The Battle for America 2008 By Dan Balz and Haynes Johnson
Reviewed by Steven R. Maher
“It’s a pretty fascinating slice of Americana” – Barack Obama on the 2008 election.
The 2008 Presidential election will fascinate historians for generations to come. And the aptly titled “The Battle for America 2008” by Dan Balz and Haynes Johnson will be great resource for historians writing about that drama. It is a great first draft of history.
This book is unusually impartial. This is because the authors used the journalistic device of letting the primary actors – candidates Barack Obama, Hillary Clinton, John McCain and Sarah Pallin – speak for themselves. Throughout the book, at key historical moments, the major players are quoted in conversations with campaign aides, coming to a decision or explaining an event.
We see how the candidates interact. For example, Obama might make a decision to criticize McCain. The scene switches to McCain headquarters, where McCain reacts. It’s an interesting look inside the Presidential electoral process, fascinating for the political junkie watching campaigns act and react, juxtapositioning for advantage.
The language is clear and concise. The chapters are often short, allowing the reader to take a break without losing the flow of the narrative.
A disproportionate share of the book is devoted to how Obama overcame Hillary Clinton. When 2008 began Clinton was seen as the insurmountable front runner with every advantage: name recognition, a massive campaign war chest, and a nation wide organization. Obama had two things going for him: his charisma and his early opposition to the war in Iraq.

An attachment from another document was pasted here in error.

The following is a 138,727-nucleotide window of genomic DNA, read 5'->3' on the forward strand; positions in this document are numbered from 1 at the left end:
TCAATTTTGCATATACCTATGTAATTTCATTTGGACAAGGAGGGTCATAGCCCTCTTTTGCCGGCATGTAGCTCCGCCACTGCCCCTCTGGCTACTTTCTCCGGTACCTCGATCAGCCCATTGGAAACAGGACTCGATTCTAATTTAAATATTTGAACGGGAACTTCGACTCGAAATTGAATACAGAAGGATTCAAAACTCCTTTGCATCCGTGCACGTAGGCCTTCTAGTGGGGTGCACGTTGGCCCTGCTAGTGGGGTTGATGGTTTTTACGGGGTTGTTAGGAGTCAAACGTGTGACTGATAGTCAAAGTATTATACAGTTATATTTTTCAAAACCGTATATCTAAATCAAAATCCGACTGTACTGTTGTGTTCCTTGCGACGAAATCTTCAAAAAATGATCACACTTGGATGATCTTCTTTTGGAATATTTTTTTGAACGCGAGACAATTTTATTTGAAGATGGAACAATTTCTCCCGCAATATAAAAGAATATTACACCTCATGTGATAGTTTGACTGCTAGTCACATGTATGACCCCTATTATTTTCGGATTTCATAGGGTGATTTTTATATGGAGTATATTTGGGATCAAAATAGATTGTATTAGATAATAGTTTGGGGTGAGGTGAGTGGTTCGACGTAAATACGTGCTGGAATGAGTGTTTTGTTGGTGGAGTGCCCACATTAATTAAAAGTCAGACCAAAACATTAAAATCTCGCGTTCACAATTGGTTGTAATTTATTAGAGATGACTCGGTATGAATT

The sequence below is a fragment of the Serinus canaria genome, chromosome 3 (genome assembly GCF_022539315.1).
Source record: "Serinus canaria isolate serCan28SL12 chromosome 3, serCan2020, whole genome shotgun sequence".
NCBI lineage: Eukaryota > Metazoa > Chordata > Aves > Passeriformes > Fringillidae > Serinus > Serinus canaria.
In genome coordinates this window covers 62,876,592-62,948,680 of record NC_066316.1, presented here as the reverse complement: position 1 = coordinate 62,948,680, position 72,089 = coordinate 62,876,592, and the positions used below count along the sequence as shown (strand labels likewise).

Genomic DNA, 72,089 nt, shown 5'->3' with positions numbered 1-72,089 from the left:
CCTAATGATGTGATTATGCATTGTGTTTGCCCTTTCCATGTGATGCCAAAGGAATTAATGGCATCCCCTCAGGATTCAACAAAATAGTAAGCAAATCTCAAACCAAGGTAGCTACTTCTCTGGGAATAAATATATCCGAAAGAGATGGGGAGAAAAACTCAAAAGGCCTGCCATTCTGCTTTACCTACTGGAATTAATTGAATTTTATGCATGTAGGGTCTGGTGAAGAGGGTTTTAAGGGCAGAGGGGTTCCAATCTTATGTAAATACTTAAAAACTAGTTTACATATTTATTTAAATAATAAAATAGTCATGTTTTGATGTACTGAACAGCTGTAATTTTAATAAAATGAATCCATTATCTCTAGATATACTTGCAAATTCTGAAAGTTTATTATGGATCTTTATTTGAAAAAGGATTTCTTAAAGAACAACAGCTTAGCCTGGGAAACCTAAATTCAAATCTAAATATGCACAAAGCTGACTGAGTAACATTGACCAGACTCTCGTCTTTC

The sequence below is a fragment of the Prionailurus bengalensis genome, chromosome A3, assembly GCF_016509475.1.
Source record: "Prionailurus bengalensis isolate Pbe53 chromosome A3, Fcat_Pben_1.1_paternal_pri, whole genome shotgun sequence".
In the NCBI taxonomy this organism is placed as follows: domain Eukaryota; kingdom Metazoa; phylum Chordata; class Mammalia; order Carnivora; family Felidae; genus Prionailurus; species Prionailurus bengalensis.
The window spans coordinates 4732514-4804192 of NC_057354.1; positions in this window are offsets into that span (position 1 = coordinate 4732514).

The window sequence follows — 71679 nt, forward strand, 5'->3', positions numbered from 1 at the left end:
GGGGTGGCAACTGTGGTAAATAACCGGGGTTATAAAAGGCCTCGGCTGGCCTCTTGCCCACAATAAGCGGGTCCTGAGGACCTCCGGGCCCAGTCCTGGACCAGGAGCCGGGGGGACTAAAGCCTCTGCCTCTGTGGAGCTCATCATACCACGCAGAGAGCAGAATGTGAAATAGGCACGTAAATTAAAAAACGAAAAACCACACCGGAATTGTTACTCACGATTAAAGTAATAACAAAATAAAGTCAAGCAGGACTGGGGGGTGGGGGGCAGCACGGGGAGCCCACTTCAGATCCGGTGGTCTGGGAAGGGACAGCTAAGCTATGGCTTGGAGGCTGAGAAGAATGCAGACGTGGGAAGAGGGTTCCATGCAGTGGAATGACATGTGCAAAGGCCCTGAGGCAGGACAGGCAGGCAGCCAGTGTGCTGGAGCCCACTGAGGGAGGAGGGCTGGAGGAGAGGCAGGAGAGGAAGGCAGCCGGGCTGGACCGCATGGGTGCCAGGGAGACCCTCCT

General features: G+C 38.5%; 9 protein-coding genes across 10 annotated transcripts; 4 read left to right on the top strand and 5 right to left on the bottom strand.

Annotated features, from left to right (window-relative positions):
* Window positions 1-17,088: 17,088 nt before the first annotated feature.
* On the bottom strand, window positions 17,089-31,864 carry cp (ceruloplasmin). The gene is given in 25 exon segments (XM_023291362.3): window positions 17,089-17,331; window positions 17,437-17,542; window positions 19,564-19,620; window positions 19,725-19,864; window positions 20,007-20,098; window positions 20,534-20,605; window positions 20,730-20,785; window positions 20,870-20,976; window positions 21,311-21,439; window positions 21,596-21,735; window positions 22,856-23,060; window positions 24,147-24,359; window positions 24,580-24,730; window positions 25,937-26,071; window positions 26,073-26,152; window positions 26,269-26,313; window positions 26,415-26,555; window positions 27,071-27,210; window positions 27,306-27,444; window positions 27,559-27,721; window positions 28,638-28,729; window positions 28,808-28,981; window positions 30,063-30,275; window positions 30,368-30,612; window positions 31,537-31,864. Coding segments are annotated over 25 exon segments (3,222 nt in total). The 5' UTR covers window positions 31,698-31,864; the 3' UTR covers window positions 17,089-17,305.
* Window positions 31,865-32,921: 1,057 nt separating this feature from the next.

The key was Iowa. “Obama, the novice, surrounded himself with an Iowa-savvy team of advisers and made a critical strategic bet: to put almost all his emphasis on the state,” write the authors. “Clinton, far more experienced, surrounded herself with a cadre of senior advisers who did not know Iowa or its caucus process. They were slow to organize and waited too long to make a full commitment. Even then, they spent months debating how much to put into their operation and how to position her. Her vote for the Iraq war provided Obama an opening in a state with a history of antiwar sentiment.”
Obama’s victory in Iowa had two results. First, it led to the disintegration of the Clinton campaign. Despite Hilary’s victory in New Hampshire, her campaign soon imploded amidst infighting and recrimination. Second, Obama’s campaign became practiced at caucuses, a process the Clintons’ despised: “Idaho became the textbook study of the Obama operation.”
The February 5, 2008, super Tuesday had nearly two dozen primaries, six of which were caucus states. Obama poured money and manpower into the caucus states; Clinton was advised to ignore the caucus states. Obama rolled up the caucus state delegates unopposed. After super Tuesday, he won a string of victories, many in caucus states. By the summer his delegate lead was insurmountable.
“It was malpractice what they did to her,” said one Clinton aid of the advice not to compete in the caucus states.
The Republican race had less colorful candidates. John McCain won virtually by default. He took the huge gamble of tying his campaign to Bush’s surge strategy in Iraq. It was popular with the Republican base.
McCain’s choice of Sarah Pallin was an impulsive gamble to ignite a campaign weighted down by the albatross of the Bush presidency. McCain’s campaign staff little about Pallin. The McCain speech writer putting together her announcement speech had to research Pallin on the Internet for facts to include in the speech.
The defining moment in the Obama-McCain race was the September 2008 financial crisis. McCain called off a Presidential debate, claiming the crisis required his presence in Washington, then back- pedaled and went to the debate. It made him look impulsive and not totally rational. After that, the election was all but over.